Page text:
When one of her fellow divers emerged from Twin Lakes, Annette G.E. Smith said he looked more like a monster than a man.
"The milfoil and weeds were wrapped around his mask, tank and everything," Smith said. "He came out looking like the swamp thing."
Smith is a member of Southeast Aquatic Safety, a nonprofit volunteer organization formed last year to help with search, rescue and recovery in Juneau waters.
SEAS, which has 26 members, wants to be ready in case of an emergency by conducting training drills and mapping underwater hazards in ponds, lakes and other local waters that are in areas of high public use but unfamiliar to local divers.
By knowing what's down there ahead of time, SEAS is protecting its divers while increasing the chances of a rescue.
"The faster we can get there, the better the chance of survival, and mapping is a critical aspect," SEAS president John Lachelt said. "We make every effort to get there during the golden hour, the time people can survive (in the water). Identifying risks and hazards ahead of time helps us get there faster."
Smith and Dave Streeter, who co-chair their organization's preplanning and mapping committee, have already created six maps.
SEAS teams have dived, trained or surveyed in the following areas: Auke Bay public float, Temsco Pond near the airport, Dredge Lake off Back Loop Road, Rotary Pond off Riverside Drive, Marshall and Mitchell ponds off Columbia Boulevard, Twin Lakes, Aurora Harbor, the Intermediate Vessel Float and cruise ship dock downtown, and Fish Creek Pond in North Douglas.
Streeter said the main goal of mapping is to identity entanglements - such as cables, nets and old machinery - that can trap divers and others underwater.
"There can be some nasty stuff on the bottom," Streeter said. "There's a lot of trepidation on our part so we want to get familiar with the areas we might need to dive."
SEAS' first training drill, shortly after the team formed last May, took place at Temsco Pond. Although it's not very deep, Smith described her first dive there as unnerving.
"Once I dropped below 15 feet, the water was so black that I could not read my air gauge even with my flashlight right on it," she said.
There are several ways to tackle a mapping project, including using a three-person team composed of a diver, safety diver and tender.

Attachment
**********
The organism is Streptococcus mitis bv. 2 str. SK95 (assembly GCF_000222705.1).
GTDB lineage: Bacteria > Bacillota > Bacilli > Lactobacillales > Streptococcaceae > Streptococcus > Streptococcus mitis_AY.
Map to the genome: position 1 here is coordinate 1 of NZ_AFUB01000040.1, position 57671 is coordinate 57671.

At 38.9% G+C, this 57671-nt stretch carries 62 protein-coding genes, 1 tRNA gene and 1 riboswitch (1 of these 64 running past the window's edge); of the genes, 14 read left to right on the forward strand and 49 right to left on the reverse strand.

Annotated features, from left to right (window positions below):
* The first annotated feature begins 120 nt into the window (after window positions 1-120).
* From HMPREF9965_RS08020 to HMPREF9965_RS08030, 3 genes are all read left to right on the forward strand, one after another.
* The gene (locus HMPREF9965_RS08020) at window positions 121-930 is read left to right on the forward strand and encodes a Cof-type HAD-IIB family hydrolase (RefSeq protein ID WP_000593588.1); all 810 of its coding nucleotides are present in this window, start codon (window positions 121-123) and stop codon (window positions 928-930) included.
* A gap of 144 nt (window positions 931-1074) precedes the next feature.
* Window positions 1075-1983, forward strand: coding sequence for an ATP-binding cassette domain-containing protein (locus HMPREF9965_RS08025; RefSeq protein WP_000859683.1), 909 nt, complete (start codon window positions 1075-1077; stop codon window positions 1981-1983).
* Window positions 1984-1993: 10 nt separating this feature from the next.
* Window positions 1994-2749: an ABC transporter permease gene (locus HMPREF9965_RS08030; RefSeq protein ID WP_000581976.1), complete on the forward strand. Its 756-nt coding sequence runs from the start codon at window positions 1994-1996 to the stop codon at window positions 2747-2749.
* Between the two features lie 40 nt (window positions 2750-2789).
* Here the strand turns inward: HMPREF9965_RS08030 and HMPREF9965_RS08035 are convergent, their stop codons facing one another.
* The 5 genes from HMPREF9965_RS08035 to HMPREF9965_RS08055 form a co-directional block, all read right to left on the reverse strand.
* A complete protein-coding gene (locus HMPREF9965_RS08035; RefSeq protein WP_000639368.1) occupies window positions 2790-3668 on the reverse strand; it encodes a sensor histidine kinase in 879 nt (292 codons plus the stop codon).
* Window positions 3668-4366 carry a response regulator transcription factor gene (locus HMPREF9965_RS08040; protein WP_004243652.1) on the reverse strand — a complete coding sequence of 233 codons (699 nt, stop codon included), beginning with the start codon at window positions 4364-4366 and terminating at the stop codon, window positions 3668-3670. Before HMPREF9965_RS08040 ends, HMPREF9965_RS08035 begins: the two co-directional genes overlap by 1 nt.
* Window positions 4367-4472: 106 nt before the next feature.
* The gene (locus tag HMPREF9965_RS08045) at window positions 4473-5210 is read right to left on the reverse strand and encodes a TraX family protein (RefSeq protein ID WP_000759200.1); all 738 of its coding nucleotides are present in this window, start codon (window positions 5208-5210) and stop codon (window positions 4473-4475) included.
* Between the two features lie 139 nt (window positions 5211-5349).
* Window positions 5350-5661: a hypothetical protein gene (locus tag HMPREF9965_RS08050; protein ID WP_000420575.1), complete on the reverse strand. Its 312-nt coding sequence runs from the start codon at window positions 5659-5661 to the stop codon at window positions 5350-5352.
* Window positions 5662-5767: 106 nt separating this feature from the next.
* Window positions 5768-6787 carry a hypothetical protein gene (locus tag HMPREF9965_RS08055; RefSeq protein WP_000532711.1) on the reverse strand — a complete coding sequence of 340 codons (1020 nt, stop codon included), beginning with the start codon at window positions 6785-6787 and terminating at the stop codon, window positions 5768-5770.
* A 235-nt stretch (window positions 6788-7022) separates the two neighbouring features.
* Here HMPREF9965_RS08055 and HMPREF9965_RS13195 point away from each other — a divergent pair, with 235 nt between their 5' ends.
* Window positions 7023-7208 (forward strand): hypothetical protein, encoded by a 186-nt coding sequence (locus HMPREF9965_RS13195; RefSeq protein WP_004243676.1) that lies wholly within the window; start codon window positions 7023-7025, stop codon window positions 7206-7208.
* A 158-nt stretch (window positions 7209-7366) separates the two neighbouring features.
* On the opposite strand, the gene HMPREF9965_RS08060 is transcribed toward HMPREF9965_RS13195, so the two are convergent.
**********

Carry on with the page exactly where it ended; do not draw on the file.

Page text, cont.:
One person dives, another stays on the water surface and a third acts as a tender from a boat, dock or shore.
Tenders are connected to divers by a rope, which is attached to the diver's vest and runs around the wrist so the diver can communicate physically through a series of pulls. If a diver pulls once, it's a confirmation that everything is OK; twice, it means more slack is needed; three times, the diver has found what he or she is looking for; and four times, there's a problem and it's time to send the safety diver down to help.
"You need to keep tension on the rope to communicate clearly," said Barb Pritchett, who tended dives the past two weekends at the Intermediate Vessel Float near Taku Smokeries. "You're actually fishing them as they're working with that sucker around their wrist."
Most of the mapping dives take between 30 minutes and an hour, and usually cover about 1,800 square feet.
Although SEAS is almost a year old, they've only been dispatched twice. There was a report of someone falling off Brotherhood Bridge and another call about a person going through the ice at Twin Lakes. The two calls, both within the past month or so, turned out to be false alarms.
"We haven't had to deal with a fatality," Streeter said. "That's good, that's very good."
The city donated some gear to SEAS, but most of it is provided by the volunteers, from dry suits and scuba gear to underwater flashlights and camcorders.
"Like any nonprofit we're strapped for cash, so we always need more gear and equipment," said Lachelt, adding that people who want to help can call him at the Channel Dive Center at 790-4665.
Mike Sica can be reached at email@example.com.